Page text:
Role of Residents and Nurses in Perioperative Diabetes Management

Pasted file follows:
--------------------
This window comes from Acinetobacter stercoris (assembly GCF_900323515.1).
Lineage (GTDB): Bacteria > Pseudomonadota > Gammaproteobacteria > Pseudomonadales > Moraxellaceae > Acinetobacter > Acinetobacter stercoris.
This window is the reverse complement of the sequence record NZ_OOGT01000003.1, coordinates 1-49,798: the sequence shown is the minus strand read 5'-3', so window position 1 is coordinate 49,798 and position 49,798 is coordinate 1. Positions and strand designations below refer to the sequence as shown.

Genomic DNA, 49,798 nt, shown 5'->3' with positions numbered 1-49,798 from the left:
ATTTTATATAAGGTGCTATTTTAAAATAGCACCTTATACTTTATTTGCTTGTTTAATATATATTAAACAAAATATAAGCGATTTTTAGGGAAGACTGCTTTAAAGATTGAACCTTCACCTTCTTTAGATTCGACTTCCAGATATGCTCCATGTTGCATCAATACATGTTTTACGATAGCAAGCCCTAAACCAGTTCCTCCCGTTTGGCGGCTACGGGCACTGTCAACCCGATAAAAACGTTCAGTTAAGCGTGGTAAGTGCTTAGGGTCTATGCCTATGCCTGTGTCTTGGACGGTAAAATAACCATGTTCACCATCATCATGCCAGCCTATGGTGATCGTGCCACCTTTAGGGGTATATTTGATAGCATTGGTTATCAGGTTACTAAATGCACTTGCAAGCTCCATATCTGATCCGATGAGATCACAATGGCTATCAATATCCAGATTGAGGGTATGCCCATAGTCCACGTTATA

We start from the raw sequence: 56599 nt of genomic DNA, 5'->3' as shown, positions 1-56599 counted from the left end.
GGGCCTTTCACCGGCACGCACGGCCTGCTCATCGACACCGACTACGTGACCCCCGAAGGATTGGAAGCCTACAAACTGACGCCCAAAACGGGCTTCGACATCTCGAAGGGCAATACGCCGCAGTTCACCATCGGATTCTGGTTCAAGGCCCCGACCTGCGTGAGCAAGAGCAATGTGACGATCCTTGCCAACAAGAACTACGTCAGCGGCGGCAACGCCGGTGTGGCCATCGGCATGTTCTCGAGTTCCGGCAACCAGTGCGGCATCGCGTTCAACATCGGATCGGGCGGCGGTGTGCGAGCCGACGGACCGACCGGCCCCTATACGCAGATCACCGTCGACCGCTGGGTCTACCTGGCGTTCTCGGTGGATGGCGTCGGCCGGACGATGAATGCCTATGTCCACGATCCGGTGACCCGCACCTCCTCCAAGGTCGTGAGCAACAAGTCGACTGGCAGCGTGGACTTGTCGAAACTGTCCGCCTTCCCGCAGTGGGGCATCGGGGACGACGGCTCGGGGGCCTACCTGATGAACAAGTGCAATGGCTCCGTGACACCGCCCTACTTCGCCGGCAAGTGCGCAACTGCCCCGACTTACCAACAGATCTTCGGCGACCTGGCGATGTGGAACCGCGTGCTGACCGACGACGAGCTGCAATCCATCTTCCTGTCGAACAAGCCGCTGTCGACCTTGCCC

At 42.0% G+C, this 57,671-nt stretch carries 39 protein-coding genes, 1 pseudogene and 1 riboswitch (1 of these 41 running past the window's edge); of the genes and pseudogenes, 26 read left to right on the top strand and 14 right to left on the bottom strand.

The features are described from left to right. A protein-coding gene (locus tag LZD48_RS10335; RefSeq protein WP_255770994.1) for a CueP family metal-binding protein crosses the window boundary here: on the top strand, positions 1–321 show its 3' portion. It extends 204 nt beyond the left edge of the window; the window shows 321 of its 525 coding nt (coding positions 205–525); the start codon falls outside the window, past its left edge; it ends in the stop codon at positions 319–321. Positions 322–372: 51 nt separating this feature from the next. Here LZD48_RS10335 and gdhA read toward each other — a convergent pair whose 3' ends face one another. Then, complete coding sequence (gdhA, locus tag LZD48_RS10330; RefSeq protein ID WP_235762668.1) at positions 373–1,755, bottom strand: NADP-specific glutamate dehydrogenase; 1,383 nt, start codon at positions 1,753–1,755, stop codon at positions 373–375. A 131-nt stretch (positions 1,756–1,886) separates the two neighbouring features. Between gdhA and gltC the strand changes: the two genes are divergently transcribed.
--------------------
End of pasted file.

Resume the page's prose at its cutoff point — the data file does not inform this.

Managing diabetes optimally in emergency or routine surgery is still a gray area. In patients who are critically ill, it is much more complex. Optimal control within limitations of surgical setting is rarely achieved in most places. Excessive or too frequent monitoring without dynamically changing plans for controlling the blood glucose to its optimal level is common. Optimal/tight blood glucose control leads to far better outcomes in all types of surgical settings . The primary reason for not undertaking aggressive management is the illogical fear of hypoglycemia and its consequences. The second is the inability to understand the relation between hyperglycemia in surgical setting and the causes leading to it. This in its turn leads to further indecisiveness about continuously altering the insulin administration to the dynamically changing causes. The third is the lack of knowledge of the pharmacokinetics and pharmacodynamics of administered insulin. Fourth is the high levels of insulin resistance that is obtained in these situations and how to break the resistance to achieve normoglycemia. Insulin resistance increases by seven- to eightfold in patients undergoing surgical procedures . All of these factors with many more lead to a state of continuous hyperglycemia.
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